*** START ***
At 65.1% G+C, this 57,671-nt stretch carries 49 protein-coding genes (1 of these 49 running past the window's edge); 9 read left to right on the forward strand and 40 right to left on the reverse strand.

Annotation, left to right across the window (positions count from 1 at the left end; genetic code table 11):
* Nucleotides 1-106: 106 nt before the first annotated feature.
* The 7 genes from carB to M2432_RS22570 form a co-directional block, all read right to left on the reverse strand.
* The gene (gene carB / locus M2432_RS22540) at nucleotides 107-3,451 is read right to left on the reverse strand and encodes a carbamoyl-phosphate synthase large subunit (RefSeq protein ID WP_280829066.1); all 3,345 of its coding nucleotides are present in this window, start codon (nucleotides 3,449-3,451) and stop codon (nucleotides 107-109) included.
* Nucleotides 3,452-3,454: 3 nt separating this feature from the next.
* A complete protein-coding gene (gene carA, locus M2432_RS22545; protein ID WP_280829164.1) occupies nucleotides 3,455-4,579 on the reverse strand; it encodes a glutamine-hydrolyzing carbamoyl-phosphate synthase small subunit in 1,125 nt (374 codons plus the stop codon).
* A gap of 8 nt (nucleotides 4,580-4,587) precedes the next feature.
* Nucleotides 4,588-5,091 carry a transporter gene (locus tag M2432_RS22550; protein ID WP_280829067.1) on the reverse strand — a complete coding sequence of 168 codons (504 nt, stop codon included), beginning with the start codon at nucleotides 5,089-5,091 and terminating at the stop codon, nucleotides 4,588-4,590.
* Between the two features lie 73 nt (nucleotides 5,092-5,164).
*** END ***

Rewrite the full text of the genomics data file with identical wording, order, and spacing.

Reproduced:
At 65.1% G+C, this 57,671-nt stretch carries 49 protein-coding genes (1 of these 49 running past the window's edge); 9 read left to right on the forward strand and 40 right to left on the reverse strand.

Annotation, left to right across the window (positions count from 1 at the left end; genetic code table 11):
* Nucleotides 1-106: 106 nt before the first annotated feature.
* The 7 genes from carB to M2432_RS22570 form a co-directional block, all read right to left on the reverse strand.
* The gene (gene carB / locus M2432_RS22540) at nucleotides 107-3,451 is read right to left on the reverse strand and encodes a carbamoyl-phosphate synthase large subunit (RefSeq protein ID WP_280829066.1); all 3,345 of its coding nucleotides are present in this window, start codon (nucleotides 3,449-3,451) and stop codon (nucleotides 107-109) included.
* Nucleotides 3,452-3,454: 3 nt separating this feature from the next.
* A complete protein-coding gene (gene carA, locus M2432_RS22545; protein ID WP_280829164.1) occupies nucleotides 3,455-4,579 on the reverse strand; it encodes a glutamine-hydrolyzing carbamoyl-phosphate synthase small subunit in 1,125 nt (374 codons plus the stop codon).
* A gap of 8 nt (nucleotides 4,580-4,587) precedes the next feature.
* Nucleotides 4,588-5,091 carry a transporter gene (locus tag M2432_RS22550; protein ID WP_280829067.1) on the reverse strand — a complete coding sequence of 168 codons (504 nt, stop codon included), beginning with the start codon at nucleotides 5,089-5,091 and terminating at the stop codon, nucleotides 4,588-4,590.
* Between the two features lie 73 nt (nucleotides 5,092-5,164).